Dying without making a will can leave your loved ones in limbo

ONE of the world's most charismatic, controversial and secretive billionaires died 35 years ago last month - and his death continues to offer an invaluable lesson for the rest of us.

Howard Hughes - aviator, playboy, engineer, industrialist, movie mogul and ultimately eccentric recluse - died in April 1976 leaving an estate worth $2.5 billion, and he had no will.

Although he died all those years ago, the legal wrangling caused by the absence of a will continues to dog his massive estate. The courts eventually found in favour of its distribution to 22 of his cousins in 1983, but that didn't end the legal challenges.

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The most notable of these has been from a Utah gas station owner, Melvin Dummar, who claims Hughes left him a sizeable inheritance after being rescued by Dummar from a breakdown at the side of a Nevada highway. Dummar claims that Hughes himself delivered a handwritten will leaving him $156 million - a will found by at least one court in the US to be a forgery. Dummar continues to press his claim, most recently in late 2007. Each time, the estate is forced to defend the claim.

And what did Hughes want to happen with his enormous fortune? No-one knows, but the simple expedient of drawing up a will would have ensured this most enigmatic of men could have gone to his grave secure in the knowledge that his wishes would be respected.

More recently, controversy has surrounded the estate of Stieg Larsson. The estate of the bestselling Swedish author of a trilogy of books, most famously The Girl With The Dragon Tattoo, is estimated at more than 20m.

Larsson died aged 50 in 2004 - and, like Hughes, had failed to draw up a will. This meant that Eva Gabrielsson, his partner of 32 years, had no claim on his estate as the couple had never married. Instead, it all went to his family.

Eva, an architect, continues to press her claim, in particular arguing that Stieg would have wished her to be in control of the literary aspects of his estate. She still has a laptop computer with a 200-page unpublished manuscript.

But what relevance do these celebrity cases have to us mere mortals in Scotland? Well, quite a lot as it happens.

Around 60 per cent of Scots die without making a will, according to official estimates. When you factor in that around 54,000 deaths occur in Scotland annually, that means that some 32,400 people die every year without making sure their estate is distributed according to their wishes. Putting that into context, the figure is equivalent to the population of Stirling.

Changes to the way that many of us choose to live our lives these days reinforce the importance of leaving a will. The most obvious example is that, like Larsson and Gabrielsson, many choose to live together rather than marry.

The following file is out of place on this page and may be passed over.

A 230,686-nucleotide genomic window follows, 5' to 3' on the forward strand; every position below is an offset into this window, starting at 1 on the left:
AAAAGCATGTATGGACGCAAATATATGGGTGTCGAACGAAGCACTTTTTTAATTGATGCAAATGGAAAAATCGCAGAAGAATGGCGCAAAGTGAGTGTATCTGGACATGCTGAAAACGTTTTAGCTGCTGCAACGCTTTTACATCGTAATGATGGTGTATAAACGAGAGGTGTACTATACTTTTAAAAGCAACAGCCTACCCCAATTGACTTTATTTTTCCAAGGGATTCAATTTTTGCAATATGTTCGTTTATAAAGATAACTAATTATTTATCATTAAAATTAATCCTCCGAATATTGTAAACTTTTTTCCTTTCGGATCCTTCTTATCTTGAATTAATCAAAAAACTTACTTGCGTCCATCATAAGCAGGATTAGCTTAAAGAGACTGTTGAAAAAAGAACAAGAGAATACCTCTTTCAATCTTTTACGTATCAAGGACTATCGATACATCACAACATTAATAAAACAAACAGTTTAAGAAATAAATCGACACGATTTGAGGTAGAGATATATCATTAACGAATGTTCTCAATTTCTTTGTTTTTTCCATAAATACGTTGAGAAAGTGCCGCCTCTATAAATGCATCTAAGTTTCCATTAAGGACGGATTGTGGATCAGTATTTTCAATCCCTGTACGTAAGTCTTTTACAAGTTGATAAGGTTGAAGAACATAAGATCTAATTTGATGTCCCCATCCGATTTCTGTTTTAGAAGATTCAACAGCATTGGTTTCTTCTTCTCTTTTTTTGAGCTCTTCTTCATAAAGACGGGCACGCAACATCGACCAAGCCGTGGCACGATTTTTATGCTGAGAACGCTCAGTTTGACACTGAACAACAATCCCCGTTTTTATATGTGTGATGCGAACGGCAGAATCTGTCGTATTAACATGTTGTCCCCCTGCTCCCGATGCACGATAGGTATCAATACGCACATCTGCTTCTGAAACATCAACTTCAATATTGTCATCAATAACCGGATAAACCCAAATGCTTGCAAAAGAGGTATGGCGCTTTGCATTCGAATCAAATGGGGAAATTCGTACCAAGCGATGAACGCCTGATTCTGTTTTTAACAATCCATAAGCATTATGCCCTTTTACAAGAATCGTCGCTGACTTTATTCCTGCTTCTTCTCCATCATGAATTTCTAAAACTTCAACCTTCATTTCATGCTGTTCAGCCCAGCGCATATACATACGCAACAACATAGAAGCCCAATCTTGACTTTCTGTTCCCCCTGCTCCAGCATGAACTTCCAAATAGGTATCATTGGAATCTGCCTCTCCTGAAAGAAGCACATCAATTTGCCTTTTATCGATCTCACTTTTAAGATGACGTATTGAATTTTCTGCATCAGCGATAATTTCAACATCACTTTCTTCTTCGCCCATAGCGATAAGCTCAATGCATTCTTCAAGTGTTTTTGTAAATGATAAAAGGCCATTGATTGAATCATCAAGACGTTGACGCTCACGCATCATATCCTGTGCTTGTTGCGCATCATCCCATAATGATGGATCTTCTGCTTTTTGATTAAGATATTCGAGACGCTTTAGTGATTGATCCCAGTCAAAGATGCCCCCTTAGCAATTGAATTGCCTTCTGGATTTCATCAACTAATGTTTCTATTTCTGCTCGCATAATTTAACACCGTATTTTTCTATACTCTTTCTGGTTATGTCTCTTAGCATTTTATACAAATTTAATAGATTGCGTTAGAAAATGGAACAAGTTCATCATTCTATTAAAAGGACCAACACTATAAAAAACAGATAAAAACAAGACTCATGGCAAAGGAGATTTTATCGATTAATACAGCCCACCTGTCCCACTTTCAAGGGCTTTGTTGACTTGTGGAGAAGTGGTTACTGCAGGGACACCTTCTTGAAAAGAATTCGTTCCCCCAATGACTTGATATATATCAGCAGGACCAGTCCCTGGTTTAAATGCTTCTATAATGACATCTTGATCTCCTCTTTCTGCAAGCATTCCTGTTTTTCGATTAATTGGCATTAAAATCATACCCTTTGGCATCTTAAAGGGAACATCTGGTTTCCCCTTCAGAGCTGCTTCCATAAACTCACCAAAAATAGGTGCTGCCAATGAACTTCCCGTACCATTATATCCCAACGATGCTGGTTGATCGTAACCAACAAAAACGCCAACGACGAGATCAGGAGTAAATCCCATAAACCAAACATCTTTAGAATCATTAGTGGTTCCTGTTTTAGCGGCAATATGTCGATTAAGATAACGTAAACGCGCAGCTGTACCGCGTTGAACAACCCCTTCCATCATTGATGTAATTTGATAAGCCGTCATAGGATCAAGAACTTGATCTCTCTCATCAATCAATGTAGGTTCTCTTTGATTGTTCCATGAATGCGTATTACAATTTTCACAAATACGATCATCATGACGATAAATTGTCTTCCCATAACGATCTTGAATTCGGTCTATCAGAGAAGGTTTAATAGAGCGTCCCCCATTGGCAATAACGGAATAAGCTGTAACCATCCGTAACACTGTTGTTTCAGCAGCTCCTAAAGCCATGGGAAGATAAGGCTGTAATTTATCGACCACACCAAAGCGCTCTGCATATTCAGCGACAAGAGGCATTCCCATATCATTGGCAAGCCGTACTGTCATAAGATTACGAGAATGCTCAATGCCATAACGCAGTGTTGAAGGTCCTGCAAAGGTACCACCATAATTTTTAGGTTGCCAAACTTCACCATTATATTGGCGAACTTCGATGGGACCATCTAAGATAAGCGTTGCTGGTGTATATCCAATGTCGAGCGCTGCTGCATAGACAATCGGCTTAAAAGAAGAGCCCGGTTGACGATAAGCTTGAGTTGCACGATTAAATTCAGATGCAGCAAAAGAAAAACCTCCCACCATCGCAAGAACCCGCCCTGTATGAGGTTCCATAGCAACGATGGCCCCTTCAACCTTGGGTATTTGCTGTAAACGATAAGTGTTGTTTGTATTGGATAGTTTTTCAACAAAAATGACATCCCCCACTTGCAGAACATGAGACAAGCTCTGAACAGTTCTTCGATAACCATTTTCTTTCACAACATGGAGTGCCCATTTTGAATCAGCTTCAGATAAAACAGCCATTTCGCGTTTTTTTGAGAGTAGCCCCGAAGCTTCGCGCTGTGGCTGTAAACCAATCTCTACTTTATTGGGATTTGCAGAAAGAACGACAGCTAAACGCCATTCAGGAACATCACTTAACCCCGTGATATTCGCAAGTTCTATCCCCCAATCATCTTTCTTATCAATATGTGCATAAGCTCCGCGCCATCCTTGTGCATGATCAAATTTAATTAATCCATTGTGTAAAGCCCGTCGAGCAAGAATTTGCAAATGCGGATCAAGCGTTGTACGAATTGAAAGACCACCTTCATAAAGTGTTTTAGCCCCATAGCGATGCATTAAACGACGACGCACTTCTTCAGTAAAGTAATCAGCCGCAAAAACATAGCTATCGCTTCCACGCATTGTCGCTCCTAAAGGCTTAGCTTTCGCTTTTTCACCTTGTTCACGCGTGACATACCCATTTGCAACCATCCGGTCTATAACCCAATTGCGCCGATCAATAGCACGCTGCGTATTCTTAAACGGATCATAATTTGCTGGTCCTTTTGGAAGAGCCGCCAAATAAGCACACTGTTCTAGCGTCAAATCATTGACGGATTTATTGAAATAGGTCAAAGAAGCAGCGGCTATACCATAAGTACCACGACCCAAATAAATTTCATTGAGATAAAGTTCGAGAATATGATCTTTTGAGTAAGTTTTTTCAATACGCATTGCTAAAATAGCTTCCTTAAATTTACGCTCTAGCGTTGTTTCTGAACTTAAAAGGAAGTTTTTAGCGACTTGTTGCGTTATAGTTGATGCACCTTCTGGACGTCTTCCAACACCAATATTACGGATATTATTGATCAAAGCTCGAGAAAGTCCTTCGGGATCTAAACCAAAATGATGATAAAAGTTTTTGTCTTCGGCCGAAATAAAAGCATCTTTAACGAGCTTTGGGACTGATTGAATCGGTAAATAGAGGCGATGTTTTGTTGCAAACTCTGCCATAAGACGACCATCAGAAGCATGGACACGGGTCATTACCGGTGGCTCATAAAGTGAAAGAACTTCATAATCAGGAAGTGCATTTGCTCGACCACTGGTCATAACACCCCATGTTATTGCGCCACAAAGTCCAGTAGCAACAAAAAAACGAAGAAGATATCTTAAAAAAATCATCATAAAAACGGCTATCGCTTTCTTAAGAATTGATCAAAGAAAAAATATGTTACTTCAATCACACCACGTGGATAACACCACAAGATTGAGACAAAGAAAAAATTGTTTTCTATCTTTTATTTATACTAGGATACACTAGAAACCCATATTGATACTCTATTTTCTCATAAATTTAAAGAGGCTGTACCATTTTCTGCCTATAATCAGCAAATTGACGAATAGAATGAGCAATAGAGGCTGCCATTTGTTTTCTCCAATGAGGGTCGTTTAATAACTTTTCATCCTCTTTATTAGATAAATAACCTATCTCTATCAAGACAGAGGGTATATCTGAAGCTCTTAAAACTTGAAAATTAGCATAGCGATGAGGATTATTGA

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Many more remarry, and take stepchildren into their lives. All of these growing trends generate additional legal complications which, left unresolved, can make dealing with a loved one's estate a much more difficult and daunting task than it needs to be.

Considerable confusion remains about who needs to make a will, and when this should be done. Coupled with a natural reluctance to tackle this issue, this leads to emotional and financial difficulties for many families.

Whether young or old, a clear definition of what is to happen with an individual's estate helps those left behind enormously.

A number of matters relating to wills are either not widely known or are commonly misunderstood.

People often assume that the law of succession will cover matters as they would wish, even if they do not make a will.

They particularly expect that if there is no will, their spouse will inherit their estate. Although a surviving spouse has certain rights (known as prior rights and legal rights), even in a fairly modest estate a significant proportion of it may pass to other relatives.

After payment of the prior rights and legal rights to the surviving spouse, the other relatives who may succeed in preference to the spouse are children, then brothers, sisters and parents. As the law stands, even nephews and nieces might inherit ahead of the surviving spouse.

If there is no will, cohabitants can make claims on an estate. These claims are precluded if a will is made. The amount that a cohabitant can claim depends on the circumstances, but it cannot ever be more than a surviving spouse would have received. The exact amount awarded is left to the discretion of the court.

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To avoid a cohabitant making a claim, you need to make a will. Even if it is intended that a cohabitant should benefit, it is better to make a will to specify exactly what amount the cohabitant should receive.

Many people assume that if they only have a small estate there is no need to make a will. Yet in almost all cases it is better to make a will than to do nothing as it usually clarifies and simplifies the administration of the estate; even if the estate is quite small, the distribution of the assets can still lead to difficulties amongst the family if it is not clear who is responsible for distributing the furniture and personal effects and who should benefit.

It is true that most people die when they are elderly, but young people should always consider making a will so that appropriate provision is made for intended beneficiaries and especially for a surviving spouse and any young children.

Especially careful consideration needs to be given to the appointment of a guardian to children under the age of 16 if both parents die in an accident; a guardian is usually the person who will look after the children if they have no parents. The will can also regulate when income and capital should be paid to children.

• David Reith is a partner at law firm Lindsays